Because I live with people who can’t get my attention. Above all, this bothers me. Poor Bee, in particular, is so hungry for me to spend focused time with her; and yet the drive to escape the here and now makes me inaccessible. “Just a minute, let me finish reading this article. Hold on, I’m writing something. Wait, I have to get this posted. Someone asked me a question on Facebook; give me five minutes.” And so it goes. I’m sure I’m not really trying to avoid Bee, though, or the other people who love me. I’m trying to avoid myself. And the internet works well for that. It’s a bottomless pit of information to be acquired, humor to be enjoyed, conversations to be had with people who are wonderful, don’t misunderstand me, but they need me less than my children. If I stopped posting on Facebook tomorrow life would go on quite well for my 415 Facebook friends. My inability to focus and talk to my family is a more significant problem.
I think you get the point.
I’m going to try to do something hard. I’m going to try to significantly cut back on my internet usage for a while. Yep, that’s how pitiful things have gotten – getting on the computer less frequently sounds like a terrifying, arduous trial. The thought of going all day without checking Facebook or reading some blog posts makes my heart race and my stomach hurt. I’m jonesing already, and I haven’t even left the internet yet.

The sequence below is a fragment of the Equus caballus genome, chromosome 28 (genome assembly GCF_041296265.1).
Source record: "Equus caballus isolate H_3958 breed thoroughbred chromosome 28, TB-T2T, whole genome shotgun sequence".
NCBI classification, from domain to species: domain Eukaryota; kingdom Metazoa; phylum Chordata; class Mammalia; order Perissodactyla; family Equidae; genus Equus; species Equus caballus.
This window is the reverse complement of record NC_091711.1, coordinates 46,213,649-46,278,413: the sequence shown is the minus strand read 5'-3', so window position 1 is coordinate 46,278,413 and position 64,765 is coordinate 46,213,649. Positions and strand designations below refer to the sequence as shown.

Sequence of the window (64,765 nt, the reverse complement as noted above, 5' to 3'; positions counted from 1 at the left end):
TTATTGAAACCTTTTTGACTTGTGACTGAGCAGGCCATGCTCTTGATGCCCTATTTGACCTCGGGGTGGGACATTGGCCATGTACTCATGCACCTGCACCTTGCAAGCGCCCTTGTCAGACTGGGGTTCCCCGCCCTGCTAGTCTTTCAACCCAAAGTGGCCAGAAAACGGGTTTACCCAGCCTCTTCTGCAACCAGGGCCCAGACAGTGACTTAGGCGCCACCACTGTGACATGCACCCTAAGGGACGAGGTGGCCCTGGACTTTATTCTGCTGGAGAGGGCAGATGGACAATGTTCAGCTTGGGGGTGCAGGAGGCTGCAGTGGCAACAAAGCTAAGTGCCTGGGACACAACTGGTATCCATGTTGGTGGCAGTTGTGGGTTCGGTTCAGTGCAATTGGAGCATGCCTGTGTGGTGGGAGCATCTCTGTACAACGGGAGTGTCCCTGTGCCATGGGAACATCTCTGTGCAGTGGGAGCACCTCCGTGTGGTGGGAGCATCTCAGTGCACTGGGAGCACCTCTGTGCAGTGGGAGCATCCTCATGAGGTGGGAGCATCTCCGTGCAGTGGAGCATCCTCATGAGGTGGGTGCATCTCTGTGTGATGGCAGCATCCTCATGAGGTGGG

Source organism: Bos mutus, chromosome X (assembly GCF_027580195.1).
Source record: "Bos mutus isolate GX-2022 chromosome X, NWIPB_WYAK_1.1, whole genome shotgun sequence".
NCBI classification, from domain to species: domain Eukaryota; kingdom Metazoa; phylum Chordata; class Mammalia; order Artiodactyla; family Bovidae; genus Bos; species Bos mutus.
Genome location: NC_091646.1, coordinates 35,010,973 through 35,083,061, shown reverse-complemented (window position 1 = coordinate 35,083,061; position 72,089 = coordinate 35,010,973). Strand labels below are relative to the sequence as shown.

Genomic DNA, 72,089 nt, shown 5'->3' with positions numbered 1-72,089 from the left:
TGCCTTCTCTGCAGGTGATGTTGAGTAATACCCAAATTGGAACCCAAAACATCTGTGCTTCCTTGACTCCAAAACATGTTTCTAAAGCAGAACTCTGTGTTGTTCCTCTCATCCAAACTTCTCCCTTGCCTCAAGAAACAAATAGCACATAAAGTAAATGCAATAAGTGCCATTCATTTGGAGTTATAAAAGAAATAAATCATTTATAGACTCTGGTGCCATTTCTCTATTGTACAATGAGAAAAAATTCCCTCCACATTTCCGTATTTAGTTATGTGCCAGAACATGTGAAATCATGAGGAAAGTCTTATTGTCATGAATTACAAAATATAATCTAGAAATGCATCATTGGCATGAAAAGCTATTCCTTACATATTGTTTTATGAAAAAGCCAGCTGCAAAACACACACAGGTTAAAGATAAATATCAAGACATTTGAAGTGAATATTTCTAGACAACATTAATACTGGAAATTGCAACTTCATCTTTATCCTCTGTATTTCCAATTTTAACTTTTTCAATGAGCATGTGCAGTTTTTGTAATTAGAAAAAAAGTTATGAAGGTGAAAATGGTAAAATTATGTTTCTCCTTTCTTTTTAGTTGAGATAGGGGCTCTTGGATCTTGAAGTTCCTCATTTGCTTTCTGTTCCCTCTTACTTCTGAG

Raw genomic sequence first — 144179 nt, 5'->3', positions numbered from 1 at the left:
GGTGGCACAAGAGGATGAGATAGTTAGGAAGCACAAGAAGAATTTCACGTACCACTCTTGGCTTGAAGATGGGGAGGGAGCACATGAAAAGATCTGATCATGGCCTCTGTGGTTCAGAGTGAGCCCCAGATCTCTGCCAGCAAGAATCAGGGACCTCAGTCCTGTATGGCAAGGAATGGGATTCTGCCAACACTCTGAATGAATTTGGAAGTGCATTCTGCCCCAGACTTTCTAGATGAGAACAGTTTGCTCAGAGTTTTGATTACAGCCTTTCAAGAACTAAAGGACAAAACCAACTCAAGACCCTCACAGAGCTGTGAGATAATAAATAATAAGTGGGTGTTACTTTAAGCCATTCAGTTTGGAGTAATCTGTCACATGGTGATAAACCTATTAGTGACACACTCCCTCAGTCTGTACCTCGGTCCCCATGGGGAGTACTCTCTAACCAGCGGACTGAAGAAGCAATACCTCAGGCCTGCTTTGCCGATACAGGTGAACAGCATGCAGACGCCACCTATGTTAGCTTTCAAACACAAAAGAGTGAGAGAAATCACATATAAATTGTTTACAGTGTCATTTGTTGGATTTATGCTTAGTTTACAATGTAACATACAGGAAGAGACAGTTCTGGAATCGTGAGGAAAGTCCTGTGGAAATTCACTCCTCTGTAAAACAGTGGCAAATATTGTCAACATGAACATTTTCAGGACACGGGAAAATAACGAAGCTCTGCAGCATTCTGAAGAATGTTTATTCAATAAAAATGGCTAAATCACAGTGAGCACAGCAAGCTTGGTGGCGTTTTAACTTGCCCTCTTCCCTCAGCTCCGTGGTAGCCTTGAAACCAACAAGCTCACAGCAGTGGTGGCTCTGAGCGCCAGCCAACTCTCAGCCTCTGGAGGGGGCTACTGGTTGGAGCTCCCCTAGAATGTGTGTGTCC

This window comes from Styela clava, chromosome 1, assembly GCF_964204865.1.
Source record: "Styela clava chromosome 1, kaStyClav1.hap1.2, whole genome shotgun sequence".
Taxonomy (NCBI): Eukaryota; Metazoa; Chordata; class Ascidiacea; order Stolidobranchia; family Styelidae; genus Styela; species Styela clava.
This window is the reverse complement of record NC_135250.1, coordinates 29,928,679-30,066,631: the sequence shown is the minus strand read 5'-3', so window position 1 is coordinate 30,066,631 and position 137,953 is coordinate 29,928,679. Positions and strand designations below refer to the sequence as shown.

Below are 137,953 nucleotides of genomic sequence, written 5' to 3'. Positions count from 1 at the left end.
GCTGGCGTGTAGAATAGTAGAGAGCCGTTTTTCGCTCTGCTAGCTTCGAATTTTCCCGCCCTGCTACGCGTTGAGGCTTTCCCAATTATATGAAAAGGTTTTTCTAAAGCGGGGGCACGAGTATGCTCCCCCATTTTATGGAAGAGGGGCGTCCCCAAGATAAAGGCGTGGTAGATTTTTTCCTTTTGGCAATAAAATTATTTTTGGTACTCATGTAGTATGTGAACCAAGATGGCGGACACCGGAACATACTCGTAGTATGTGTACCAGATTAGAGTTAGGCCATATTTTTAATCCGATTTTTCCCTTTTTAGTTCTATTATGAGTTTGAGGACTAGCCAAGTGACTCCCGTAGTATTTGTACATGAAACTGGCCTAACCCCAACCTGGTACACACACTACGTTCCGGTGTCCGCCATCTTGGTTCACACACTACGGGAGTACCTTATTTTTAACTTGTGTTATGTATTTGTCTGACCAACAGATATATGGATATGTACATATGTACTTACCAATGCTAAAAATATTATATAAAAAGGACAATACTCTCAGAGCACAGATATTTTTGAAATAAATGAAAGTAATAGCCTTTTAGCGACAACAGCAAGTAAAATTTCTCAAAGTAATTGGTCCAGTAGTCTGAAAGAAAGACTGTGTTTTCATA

So I’m going to quit blogging for a while, just for a break. And I’m going to stop checking my Feedly more than once a day. I can’t leave-leave Facebook, really. I receive and send practical information over Facebook these days. But I think, perhaps, I can limit my Facebook time to early morning and late at night. I hope I’ll be able to relax those restrictions eventually, and use the internet like the great resource that it is, rather than as a narcotic.
The question is, how am I going to control what has become a compulsive behavior? Good question. I don’t know yet. I’ve made a number of resolutions that haven’t amounted to anything. I suppose I’m hoping that talking about this openly will put my feet to the fire.
I have other hopes, as well. I hope that less time on the computer will mean more time paying attention to the people around me, and more productivity in areas I’ve been neglecting. I also hope that I’ll be forced to figure out what I’m trying to avoid, what uncomfortable feelings or ideas I’m desperately trying to keep at bay. I think I need my crutch yanked out from under me even if it means I fall flat on my face.
There’s no big ending to this post, beyond wishing you a Merry Christmas and Happy New Year. I won’t be posting here anymore in 2013, although I do reserve the right to reply to comments (if there are any). And I ask for grace from my Facebook friends if my cutting back seems a little three-steps-forward, two-steps-back. Some people die trying to kick drugs cold turkey. At least that’s what I’ve heard.
I’m not sure when I’ll resume blogging. Maybe in a month? I’ll be looking for some sort of sign that I’m ready, whatever that might be. If all goes as planned, you may be spared another uncomfortable post about how out of whack I am. That’s my hope. And hoping is one thing that I still do well.
Addendum: A word of praise for my very private husband who never tells me I should be more private, too. I worry sometimes that I’ll embarrass him by exposing to the world what his wife is really like. And maybe I do, but if so, he never shows it. He’s a gift from God, that guy.